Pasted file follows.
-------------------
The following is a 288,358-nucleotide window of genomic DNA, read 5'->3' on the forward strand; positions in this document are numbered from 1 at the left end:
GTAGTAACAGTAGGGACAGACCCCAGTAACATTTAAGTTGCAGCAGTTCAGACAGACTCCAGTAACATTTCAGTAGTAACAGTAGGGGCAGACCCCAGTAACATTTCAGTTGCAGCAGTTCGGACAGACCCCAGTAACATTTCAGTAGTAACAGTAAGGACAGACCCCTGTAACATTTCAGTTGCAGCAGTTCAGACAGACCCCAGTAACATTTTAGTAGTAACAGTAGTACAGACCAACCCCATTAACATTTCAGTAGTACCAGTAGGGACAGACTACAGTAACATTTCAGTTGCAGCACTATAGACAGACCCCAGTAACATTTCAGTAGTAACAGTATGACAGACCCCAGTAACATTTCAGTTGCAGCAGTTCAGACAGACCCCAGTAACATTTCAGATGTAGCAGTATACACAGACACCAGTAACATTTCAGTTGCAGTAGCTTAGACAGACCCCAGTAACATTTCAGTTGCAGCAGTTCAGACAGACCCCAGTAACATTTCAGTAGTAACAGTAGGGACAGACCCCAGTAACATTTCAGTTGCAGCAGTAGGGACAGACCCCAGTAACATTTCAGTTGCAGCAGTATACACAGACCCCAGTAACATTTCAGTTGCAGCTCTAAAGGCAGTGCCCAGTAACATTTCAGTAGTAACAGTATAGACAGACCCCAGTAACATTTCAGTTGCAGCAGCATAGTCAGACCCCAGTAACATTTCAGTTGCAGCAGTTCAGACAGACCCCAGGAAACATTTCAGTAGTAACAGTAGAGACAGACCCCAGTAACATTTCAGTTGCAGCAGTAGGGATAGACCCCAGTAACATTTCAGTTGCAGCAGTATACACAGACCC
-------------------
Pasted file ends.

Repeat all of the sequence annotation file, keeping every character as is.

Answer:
The following is a 288,358-nucleotide window of genomic DNA, read 5'->3' on the forward strand; positions in this document are numbered from 1 at the left end:
GTAGTAACAGTAGGGACAGACCCCAGTAACATTTAAGTTGCAGCAGTTCAGACAGACTCCAGTAACATTTCAGTAGTAACAGTAGGGGCAGACCCCAGTAACATTTCAGTTGCAGCAGTTCGGACAGACCCCAGTAACATTTCAGTAGTAACAGTAAGGACAGACCCCTGTAACATTTCAGTTGCAGCAGTTCAGACAGACCCCAGTAACATTTTAGTAGTAACAGTAGTACAGACCAACCCCATTAACATTTCAGTAGTACCAGTAGGGACAGACTACAGTAACATTTCAGTTGCAGCACTATAGACAGACCCCAGTAACATTTCAGTAGTAACAGTATGACAGACCCCAGTAACATTTCAGTTGCAGCAGTTCAGACAGACCCCAGTAACATTTCAGATGTAGCAGTATACACAGACACCAGTAACATTTCAGTTGCAGTAGCTTAGACAGACCCCAGTAACATTTCAGTTGCAGCAGTTCAGACAGACCCCAGTAACATTTCAGTAGTAACAGTAGGGACAGACCCCAGTAACATTTCAGTTGCAGCAGTAGGGACAGACCCCAGTAACATTTCAGTTGCAGCAGTATACACAGACCCCAGTAACATTTCAGTTGCAGCTCTAAAGGCAGTGCCCAGTAACATTTCAGTAGTAACAGTATAGACAGACCCCAGTAACATTTCAGTTGCAGCAGCATAGTCAGACCCCAGTAACATTTCAGTTGCAGCAGTTCAGACAGACCCCAGGAAACATTTCAGTAGTAACAGTAGAGACAGACCCCAGTAACATTTCAGTTGCAGCAGTAGGGATAGACCCCAGTAACATTTCAGTTGCAGCAGTATACACAGACCC